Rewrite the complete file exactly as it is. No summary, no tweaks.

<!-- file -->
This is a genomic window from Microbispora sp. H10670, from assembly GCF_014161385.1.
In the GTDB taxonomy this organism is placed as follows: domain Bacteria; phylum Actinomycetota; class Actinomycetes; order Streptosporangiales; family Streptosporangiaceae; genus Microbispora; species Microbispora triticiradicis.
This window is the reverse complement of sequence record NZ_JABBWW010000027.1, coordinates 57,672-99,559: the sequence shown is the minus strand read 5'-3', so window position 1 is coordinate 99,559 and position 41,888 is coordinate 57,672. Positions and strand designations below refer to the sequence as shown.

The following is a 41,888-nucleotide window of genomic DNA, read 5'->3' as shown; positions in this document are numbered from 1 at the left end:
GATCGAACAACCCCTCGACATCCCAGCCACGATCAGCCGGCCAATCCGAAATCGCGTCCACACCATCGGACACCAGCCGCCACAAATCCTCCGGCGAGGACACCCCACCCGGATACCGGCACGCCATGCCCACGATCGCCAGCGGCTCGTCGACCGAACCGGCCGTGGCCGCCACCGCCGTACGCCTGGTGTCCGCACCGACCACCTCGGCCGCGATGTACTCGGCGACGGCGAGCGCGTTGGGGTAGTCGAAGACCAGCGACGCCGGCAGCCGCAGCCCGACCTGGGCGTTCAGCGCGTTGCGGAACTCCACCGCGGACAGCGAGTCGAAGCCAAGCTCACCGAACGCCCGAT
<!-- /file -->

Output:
This is a genomic window from Microbispora sp. H10670, from assembly GCF_014161385.1.
In the GTDB taxonomy this organism is placed as follows: domain Bacteria; phylum Actinomycetota; class Actinomycetes; order Streptosporangiales; family Streptosporangiaceae; genus Microbispora; species Microbispora triticiradicis.
This window is the reverse complement of sequence record NZ_JABBWW010000027.1, coordinates 57,672-99,559: the sequence shown is the minus strand read 5'-3', so window position 1 is coordinate 99,559 and position 41,888 is coordinate 57,672. Positions and strand designations below refer to the sequence as shown.

The following is a 41,888-nucleotide window of genomic DNA, read 5'->3' as shown; positions in this document are numbered from 1 at the left end:
GATCGAACAACCCCTCGACATCCCAGCCACGATCAGCCGGCCAATCCGAAATCGCGTCCACACCATCGGACACCAGCCGCCACAAATCCTCCGGCGAGGACACCCCACCCGGATACCGGCACGCCATGCCCACGATCGCCAGCGGCTCGTCGACCGAACCGGCCGTGGCCGCCACCGCCGTACGCCTGGTGTCCGCACCGACCACCTCGGCCGCGATGTACTCGGCGACGGCGAGCGCGTTGGGGTAGTCGAAGACCAGCGACGCCGGCAGCCGCAGCCCGACCTGGGCGTTCAGCGCGTTGCGGAACTCCACCGCGGACAGCGAGTCGAAGCCAAGCTCACCGAACGCCCGAT